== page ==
Thunder Bay·Audio

'Pervasive racism' remains outstanding issue from First Nation student deaths inquest, lawyer says

One year after an inquest into the deaths of seven First Nations students in Thunder Bay, Ont., a lawyer representing their families reflects on the racism at the root of the tragedies.

Inquest revealed '2 very different existences' of Indigenous and non-Indigenous people, Jonathan Rudin says

Families of the seven First Nations students who died in Thunder Bay will issue their own report on the progress made on 145 recommendations issued by a coroner's inquest last year, said lawyer Jonathan Rudin. (Jody Porter/CBC)

The legacy of an inquest into the deaths of seven First Nations students in Thunder Bay, Ont., will be seen in the way the city deals with racism against Indigenous peoples, says a lawyer who represented families of the young people who died.

The inquest into the deaths of Jethro Anderson, Paul Panacheese, Robyn Harper, Curran Strang, Reggie Bushie, Kyle Morrisseau and Jordan Wabasse concluded one year ago this week, with 145 recommendations for preventing similar deaths in the future.

But the most striking evidence for lawyer Jonathan Rudin was the testimony about "pervasive racism" faced by current and former Indigenous students who come to the northwestern Ontario city for education from remote First Nations where schools only go up to Grade 10.

"Almost all of the witnesses who testified about their experience attending high school at DFC [Dennis Franklin Cromarty High School] spoke about the racism, racism that sometimes took the form of name-calling but often included food and drinks being thrown at them on the street," Rudin writes in his chapter of a new anthology titled More Tough Crimes.

The seven students who died in Thunder Bay between 2000 and 2011 are, from top left, Jethro Anderson, 15, Curran Strang, 18, Paul Panacheese, 17, Robyn Harper, 18, Reggie Bushie, 15, Kyle Morriseau, 17, and Jordan Wabasse, 15. (CBC)
"These incidents happened day and night. They happened not only over the sixteen-year period that the inquest looked at in detail, that is, from 2000 to 2016, but extended back to the 1980s and 1990s..."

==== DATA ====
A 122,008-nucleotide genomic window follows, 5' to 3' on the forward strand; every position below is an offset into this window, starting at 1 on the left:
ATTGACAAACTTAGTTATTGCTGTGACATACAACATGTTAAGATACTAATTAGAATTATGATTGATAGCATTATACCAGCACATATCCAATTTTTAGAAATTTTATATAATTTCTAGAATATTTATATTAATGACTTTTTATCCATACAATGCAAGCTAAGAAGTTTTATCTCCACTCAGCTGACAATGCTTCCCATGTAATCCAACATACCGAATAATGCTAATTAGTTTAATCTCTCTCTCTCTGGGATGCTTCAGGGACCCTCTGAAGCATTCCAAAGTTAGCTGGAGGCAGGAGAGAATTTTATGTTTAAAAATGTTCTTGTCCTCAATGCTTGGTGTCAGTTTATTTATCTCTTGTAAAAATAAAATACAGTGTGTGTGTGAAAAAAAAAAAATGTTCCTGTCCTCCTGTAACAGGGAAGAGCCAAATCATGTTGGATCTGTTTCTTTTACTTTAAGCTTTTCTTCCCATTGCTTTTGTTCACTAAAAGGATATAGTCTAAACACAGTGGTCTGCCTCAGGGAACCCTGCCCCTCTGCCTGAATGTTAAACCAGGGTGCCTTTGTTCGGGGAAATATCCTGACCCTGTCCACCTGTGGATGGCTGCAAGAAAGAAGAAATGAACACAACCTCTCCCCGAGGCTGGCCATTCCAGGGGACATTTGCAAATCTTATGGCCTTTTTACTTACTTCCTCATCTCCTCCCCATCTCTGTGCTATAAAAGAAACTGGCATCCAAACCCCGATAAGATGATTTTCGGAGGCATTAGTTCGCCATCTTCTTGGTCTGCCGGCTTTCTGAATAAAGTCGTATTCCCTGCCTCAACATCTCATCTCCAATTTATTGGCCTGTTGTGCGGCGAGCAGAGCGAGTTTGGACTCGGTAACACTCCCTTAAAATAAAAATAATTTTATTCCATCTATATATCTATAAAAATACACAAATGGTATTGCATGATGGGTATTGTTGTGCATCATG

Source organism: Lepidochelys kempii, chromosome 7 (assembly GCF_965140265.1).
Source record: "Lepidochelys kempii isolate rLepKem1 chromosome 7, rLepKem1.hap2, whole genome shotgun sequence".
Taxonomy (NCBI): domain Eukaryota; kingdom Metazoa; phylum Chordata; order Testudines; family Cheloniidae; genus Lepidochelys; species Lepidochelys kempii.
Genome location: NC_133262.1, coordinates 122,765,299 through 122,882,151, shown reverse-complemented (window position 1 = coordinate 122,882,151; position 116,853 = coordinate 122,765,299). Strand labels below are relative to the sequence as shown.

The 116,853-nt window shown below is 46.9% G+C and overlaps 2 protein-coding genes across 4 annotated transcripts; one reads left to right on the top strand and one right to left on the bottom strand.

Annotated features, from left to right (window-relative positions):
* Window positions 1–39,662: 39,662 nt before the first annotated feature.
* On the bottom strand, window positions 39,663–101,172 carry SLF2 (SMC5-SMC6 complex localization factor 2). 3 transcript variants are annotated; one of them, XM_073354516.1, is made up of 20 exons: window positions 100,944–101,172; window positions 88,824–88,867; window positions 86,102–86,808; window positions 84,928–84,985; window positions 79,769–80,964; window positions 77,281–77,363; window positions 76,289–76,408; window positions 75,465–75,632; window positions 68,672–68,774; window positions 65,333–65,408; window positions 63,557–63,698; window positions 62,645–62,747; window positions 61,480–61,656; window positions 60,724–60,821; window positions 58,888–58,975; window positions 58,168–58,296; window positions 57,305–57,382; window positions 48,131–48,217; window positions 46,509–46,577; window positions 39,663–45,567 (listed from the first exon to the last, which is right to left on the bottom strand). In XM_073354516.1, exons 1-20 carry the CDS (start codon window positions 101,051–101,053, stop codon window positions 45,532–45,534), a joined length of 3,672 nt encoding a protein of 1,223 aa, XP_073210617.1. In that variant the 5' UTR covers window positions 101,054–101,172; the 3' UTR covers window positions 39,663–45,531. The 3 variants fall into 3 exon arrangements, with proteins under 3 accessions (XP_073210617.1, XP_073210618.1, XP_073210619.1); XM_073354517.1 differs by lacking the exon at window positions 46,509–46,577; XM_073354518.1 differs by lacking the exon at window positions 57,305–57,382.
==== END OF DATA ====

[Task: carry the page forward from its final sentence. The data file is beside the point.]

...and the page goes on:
Rudin said the testimony of students was in sharp contrast to city officials, who also gave evidence at the inquest.

"This issue didn't seem to be on their radar at all," he told CBC News in an interview. "So it really emphasized the two, very different, existences that Indigenous and non-Indigenous people live in Thunder Bay."

Two more Indigenous youth, Tammy Keeash and Josiah Begg, died in Thunder Bay in May. Both had come to the city for services not available in their remote First Nations. 

Their deaths have also raised concerns about racism against Indigenous people — a subject that had police and several local politicians accusing Indigenous leaders of 'pointing fingers' and laying blame.

"Something more happened to her besides accidental drowning," Pearl Slipperjack said of the death of her daughter, 17-year-old Tammy Keeash, in Thunder Bay in May 2017. (Martine Laberge/Radio-Canada)
Last week, Ontario's chief coroner called in York Regional Police and Nishnawbe Aski Police Service to help investigate the deaths of Keeash and Begg, after First Nations leaders expressed their lack of faith in Thunder Bay police.

Ensuring the safety of Indigenous youth will require people in power to admit that racism exists," Rudin said.

"Pretending this is not going on, ignoring racist activities — that's preventing progress and that's fundamentally the issue," he said.

The City of Thunder Bay issued a report earlier this month stating the city is making progress on the 31 inquest recommendations directed at the municipality, including a safety audit of places where students are known to hang out at night.

The city is also expected to announce on Tuesday a new way for people to report racist incidents.

$10 M in new funding needed, Matawa says

Matawa Learning Centre also issued a report this month on its progress in meeting inquest recommendations. Jordan Wabasse was a student there before his death in 2011.

Officials with Matawa said they cannot meet 10 of the 23 recommendations directed at the learning centre without additional funding from the federal government.

Approximately $10 million in new funding is required for the learning centre to address recommendations such as providing student transportation, mental health and cultural workers and special education services, according to the report.

Families of the students who died will be issuing their own progress report on the recommendations later this summer, Rudin said.